Geopolitical concerns are back in the news and helping mortgage rates today.
North Korea is threatening nuclear action against "U.S. invasionary bases not only in South Korea and the Pacific operation theater but also in the U.S. mainland."
While these threats are never good to hear, they do "spook" investors, who turn to safe-haven buying, which drives down mortgage rates.Click to see today's rates (Sep 25th, 2017)
Last weekâ€™s unemployment figuresÂ came in with 234,000 new claims for unemployment benefits -- far fewer than expected (which would be bad for rates) but almost unchanged from the previous week, and it's only a week of data anyway. Not that influential compared to other reports.
We also got March's Producer Price Index (PPI), and a preliminary Consumer Sentiment reading. Analysts expected the PPI to increase by .1, and the Consumer Sentiment level to fall by a substantial .9. Even better for rates, though, the PPIÂ fell by .1, and Consumer SentimentÂ plummeted by 1.9!
Bad if you're a retailer, great if you're floating a mortgage rate.
These rates are averages, and your rate could be lower.
Friday has a couple of important releases -- the Consumer Price Index (CPI), a key inflation indicator, and the Retail Sales report.
The catch is that the bond markets will be closing early for a holiday weekend. This means mortgage pricing is likely to be very conservative on Friday, as lenders won't want to get caught closed while events cause rates elsewhere to rise. (This, in the industry, is called a "tape bomb.")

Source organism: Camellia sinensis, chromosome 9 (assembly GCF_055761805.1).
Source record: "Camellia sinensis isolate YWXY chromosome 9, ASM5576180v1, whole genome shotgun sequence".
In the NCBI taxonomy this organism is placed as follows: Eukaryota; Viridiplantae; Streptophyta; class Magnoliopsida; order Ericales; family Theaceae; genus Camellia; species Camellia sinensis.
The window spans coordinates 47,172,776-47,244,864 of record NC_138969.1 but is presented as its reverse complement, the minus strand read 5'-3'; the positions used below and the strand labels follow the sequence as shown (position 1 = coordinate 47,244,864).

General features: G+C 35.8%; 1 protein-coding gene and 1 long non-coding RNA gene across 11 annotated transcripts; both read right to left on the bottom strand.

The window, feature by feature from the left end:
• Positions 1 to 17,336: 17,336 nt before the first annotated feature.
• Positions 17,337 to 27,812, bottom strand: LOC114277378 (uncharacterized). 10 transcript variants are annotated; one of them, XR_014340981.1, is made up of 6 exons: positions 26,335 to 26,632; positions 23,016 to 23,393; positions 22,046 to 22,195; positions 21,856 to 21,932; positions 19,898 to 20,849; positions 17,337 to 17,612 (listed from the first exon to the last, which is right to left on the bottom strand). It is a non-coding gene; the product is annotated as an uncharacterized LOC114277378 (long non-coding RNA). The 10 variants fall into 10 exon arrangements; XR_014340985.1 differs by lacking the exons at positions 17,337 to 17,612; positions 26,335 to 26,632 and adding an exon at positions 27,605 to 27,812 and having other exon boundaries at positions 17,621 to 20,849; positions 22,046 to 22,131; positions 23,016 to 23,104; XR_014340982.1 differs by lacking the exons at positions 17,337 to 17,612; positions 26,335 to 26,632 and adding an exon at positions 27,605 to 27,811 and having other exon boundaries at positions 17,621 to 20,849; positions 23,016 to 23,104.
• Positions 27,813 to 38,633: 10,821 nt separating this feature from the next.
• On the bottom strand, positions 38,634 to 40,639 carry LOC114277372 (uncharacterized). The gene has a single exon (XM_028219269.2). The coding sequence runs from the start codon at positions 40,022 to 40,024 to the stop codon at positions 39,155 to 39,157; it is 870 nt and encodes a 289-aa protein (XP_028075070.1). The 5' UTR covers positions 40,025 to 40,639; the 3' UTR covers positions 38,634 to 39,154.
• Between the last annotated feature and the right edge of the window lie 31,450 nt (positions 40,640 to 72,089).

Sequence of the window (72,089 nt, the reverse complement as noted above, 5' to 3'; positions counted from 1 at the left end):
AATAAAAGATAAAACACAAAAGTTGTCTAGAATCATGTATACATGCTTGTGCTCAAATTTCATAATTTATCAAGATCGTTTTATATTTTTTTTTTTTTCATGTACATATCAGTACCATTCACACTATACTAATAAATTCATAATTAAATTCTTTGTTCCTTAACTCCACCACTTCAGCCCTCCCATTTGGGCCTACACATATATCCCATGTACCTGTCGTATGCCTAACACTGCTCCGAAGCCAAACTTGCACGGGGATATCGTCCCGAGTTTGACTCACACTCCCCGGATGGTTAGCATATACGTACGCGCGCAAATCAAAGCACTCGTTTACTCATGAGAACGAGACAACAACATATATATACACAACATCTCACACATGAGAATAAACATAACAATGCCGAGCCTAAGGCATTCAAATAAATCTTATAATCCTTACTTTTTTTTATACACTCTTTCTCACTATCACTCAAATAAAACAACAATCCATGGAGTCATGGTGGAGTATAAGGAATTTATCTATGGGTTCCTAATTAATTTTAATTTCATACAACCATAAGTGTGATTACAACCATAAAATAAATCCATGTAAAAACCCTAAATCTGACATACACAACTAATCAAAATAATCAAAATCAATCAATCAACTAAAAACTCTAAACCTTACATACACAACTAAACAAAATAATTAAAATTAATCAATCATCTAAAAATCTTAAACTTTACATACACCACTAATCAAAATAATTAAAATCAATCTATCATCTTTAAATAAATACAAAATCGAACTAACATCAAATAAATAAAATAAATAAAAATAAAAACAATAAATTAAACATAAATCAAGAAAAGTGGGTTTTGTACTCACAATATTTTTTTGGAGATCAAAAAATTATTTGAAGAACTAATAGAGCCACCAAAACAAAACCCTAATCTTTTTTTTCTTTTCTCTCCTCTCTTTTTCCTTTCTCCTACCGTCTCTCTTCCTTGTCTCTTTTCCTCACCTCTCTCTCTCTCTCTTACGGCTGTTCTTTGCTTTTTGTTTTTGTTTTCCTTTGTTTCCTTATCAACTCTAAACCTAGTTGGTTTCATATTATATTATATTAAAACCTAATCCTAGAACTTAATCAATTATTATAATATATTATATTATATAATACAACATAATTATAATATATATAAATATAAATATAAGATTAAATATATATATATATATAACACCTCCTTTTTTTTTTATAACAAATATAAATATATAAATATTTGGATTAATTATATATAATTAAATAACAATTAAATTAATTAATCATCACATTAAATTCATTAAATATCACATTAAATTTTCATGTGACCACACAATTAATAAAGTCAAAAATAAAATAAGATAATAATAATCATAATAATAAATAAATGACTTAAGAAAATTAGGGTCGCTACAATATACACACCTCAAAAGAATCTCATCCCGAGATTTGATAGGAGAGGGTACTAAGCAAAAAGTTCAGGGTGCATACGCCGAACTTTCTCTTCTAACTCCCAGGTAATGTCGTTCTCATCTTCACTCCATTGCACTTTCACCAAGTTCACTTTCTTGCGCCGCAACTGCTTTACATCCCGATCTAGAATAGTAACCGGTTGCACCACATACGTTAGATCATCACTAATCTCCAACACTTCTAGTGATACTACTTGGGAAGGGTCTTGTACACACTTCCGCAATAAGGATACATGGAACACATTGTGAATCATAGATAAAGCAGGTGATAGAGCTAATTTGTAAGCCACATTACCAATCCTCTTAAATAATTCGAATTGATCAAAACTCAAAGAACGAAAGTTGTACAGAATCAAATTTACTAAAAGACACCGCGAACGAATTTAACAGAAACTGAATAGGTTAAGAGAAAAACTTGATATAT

This is a good time to take advantage of the drop in pricing. I recommend locking for anyone closing in the next 30 days.
Note that this is what I would do if I had a mortgage in process today. Your own goals and tolerance for risk may differ.ÂClick to see today's rates (Sep 25th, 2017)
Mortgage interest rates depend on a great deal on the expectations of investors. Good economic news tends to be bad for interest rates, because an active economy raises concerns about inflation. Inflation causes fixed-income investments like bonds to lose value, and that causes their yields (another way of saying interest rates) to increase.
For example, suppose that two years ago, you bought a $1,000 bond payingÂ five percent interest ($50) each year. (This is called its â€ścoupon rate.") Thatâ€™s a pretty good rate today, so lots of investors want to buy it from you. You sell your $1,000 bond for $1,200.
The buyer gets the same $50 a year in interest that you were getting. However, because he paid more for the bond, his interest rate is not five percent.
TheÂ buyer gets an interest rate, or yield, of only 4.2 percent. And thatâ€™s why, when demand for bonds increases and bond prices go up, interest rates go down.
However, when the economy heats up, the potential for inflation makes bonds less appealing. With fewer people wanting to buy bonds, their prices decrease, and then interest rates go up.
Imagine that you have your $1,000 bond, but you can't sell it for $1,000, because unemployment has dropped and stock prices are soaring. You end up gettingÂ $700. The buyer gets the same $50 a year in interest, but the yield looks like this:
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2017 Conforming, FHA, & VA Loan Limits
Mortgage loan limits for every U.S. county, as published by Fannie Mae & Freddie Mac, the Federal Housing Administration (FHA), and the Department of Veterans Affairs (VA)